When students from first arrived at the side of the building, it was hard to envision a multi-faceted mural depicting Catonsville's history on a 100-by-14 foot cinder block wall.
But so far, groups of students have made a lot of progress, adding clouds, trees and color to the wall that faces Bloomsbury Avenue.
The mural was designed by a team of residents that includes the artistic talents of Catonsville mural artist Edward Williams. The mural will have three different themes of past, present and future.
It faces the parking lot of the , at the intersection of Frederick Road and Bloomsbury Avenue.
Williams, who has painted murals across Maryland, said this is the first time he has painted a mural in the town where he lives.
Students from the National Arts Honor Society at the high school are helping with the mural in shifts after school. Tuesday was their second day on the site, and Williams expects them to continue working for three more weeks.
The first step is paint the backdrop of the mural and then add the layers of detail, which include historic images of Catonsville, the Fourth of July parade and Frederick Road.
All of the students on Tuesday said they had not worked on a project as big as this and didn't have experience working in cinderblock.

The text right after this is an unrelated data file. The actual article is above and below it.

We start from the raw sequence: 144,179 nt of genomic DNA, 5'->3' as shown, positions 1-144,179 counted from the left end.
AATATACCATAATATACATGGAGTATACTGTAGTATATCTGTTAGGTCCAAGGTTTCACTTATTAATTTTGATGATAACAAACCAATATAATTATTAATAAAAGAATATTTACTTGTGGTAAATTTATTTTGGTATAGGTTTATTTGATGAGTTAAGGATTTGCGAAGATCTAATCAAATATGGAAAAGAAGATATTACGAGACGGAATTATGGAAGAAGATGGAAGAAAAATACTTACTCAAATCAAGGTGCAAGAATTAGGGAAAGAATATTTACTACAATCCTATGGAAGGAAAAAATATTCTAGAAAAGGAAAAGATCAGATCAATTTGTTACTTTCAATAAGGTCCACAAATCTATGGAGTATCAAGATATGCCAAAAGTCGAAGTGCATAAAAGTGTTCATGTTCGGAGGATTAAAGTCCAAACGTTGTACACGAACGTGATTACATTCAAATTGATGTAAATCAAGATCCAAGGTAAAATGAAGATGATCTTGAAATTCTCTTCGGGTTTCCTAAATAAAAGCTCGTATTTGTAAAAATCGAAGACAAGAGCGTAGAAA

Williams said he enjoys seeing students use different brush techniques.
"Once they get it, I'm always amazed at the joy that they feel at how they've improved," he said.
The mural, which faces one of the busiest intersections in Catonsville, has had a captive audience. Students reported drivers shouting out praise from their cars as they wait at the light on Frederick Road.
Sophomore Bella Willeboordse said when she arrived Thursday, the wall seemed daunting. But as she and six other students started working, they found they made faster progress than they expected.
"If students keep coming out and doing their part, we'll get it done," she said.
Williams said he has also enjoyed the community aspect of this project, which was funded by Catonsville businesses and organizations. Catonsville restaurants also donated food for the students, who are working five days a week from about 3-6 p.m. every day.
"They really care about Catonsville and they want to do something positive," he said.